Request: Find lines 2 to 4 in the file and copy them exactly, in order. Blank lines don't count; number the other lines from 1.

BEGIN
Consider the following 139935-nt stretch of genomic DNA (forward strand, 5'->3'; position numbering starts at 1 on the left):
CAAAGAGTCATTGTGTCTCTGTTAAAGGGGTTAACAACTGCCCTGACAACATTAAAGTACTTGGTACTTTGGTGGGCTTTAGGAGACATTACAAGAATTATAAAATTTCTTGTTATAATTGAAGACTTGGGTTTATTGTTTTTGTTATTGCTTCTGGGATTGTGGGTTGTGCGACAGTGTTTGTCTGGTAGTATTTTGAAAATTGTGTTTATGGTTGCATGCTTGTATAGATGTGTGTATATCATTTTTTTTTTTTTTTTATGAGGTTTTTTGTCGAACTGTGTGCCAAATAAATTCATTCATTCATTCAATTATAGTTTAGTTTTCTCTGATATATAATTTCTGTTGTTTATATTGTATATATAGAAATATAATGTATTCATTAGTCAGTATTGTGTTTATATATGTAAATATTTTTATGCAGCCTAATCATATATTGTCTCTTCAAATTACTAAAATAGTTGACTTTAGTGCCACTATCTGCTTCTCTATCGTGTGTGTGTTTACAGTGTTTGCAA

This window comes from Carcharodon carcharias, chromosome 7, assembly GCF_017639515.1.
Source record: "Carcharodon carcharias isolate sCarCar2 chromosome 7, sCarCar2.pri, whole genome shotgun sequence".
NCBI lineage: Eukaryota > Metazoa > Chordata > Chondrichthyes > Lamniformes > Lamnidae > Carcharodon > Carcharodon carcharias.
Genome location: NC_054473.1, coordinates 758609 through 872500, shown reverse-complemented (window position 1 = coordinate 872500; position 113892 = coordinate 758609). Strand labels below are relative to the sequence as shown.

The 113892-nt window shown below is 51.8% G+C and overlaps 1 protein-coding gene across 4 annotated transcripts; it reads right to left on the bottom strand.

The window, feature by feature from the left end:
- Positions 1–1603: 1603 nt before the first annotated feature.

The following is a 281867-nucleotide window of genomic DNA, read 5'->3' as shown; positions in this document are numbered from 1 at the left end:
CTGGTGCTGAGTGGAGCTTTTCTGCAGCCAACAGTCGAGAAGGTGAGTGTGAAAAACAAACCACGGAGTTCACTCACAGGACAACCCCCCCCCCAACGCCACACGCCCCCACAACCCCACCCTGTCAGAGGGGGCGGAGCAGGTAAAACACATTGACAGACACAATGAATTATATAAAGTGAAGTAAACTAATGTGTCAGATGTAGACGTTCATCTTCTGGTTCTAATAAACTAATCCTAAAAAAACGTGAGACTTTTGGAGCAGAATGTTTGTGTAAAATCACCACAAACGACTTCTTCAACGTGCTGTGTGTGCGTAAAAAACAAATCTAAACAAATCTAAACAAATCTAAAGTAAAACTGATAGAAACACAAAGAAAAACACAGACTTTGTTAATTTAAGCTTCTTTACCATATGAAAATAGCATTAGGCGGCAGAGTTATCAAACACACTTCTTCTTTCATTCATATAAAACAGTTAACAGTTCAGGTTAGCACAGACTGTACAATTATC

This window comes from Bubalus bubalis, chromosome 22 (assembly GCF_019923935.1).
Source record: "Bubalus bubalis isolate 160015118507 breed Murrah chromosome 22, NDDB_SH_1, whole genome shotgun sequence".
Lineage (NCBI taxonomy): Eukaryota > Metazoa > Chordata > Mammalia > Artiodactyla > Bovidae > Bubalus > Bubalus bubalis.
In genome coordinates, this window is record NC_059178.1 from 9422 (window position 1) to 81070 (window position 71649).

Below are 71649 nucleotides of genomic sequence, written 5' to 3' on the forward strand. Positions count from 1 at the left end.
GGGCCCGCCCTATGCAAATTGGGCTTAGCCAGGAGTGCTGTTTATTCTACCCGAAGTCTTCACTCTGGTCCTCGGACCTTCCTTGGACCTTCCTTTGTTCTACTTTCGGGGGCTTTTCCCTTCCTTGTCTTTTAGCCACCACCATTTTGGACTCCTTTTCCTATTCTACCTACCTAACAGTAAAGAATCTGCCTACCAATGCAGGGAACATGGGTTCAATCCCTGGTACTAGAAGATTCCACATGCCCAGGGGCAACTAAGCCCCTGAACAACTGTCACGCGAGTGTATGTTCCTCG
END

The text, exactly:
CAAAGAGTCATTGTGTCTCTGTTAAAGGGGTTAACAACTGCCCTGACAACATTAAAGTACTTGGTACTTTGGTGGGCTTTAGGAGACATTACAAGAATTATAAAATTTCTTGTTATAATTGAAGACTTGGGTTTATTGTTTTTGTTATTGCTTCTGGGATTGTGGGTTGTGCGACAGTGTTTGTCTGGTAGTATTTTGAAAATTGTGTTTATGGTTGCATGCTTGTATAGATGTGTGTATATCATTTTTTTTTTTTTTTTATGAGGTTTTTTGTCGAACTGTGTGCCAAATAAATTCATTCATTCATTCAATTATAGTTTAGTTTTCTCTGATATATAATTTCTGTTGTTTATATTGTATATATAGAAATATAATGTATTCATTAGTCAGTATTGTGTTTATATATGTAAATATTTTTATGCAGCCTAATCATATATTGTCTCTTCAAATTACTAAAATAGTTGACTTTAGTGCCACTATCTGCTTCTCTATCGTGTGTGTGTTTACAGTGTTTGCAA

This window comes from Carcharodon carcharias, chromosome 7, assembly GCF_017639515.1.
Source record: "Carcharodon carcharias isolate sCarCar2 chromosome 7, sCarCar2.pri, whole genome shotgun sequence".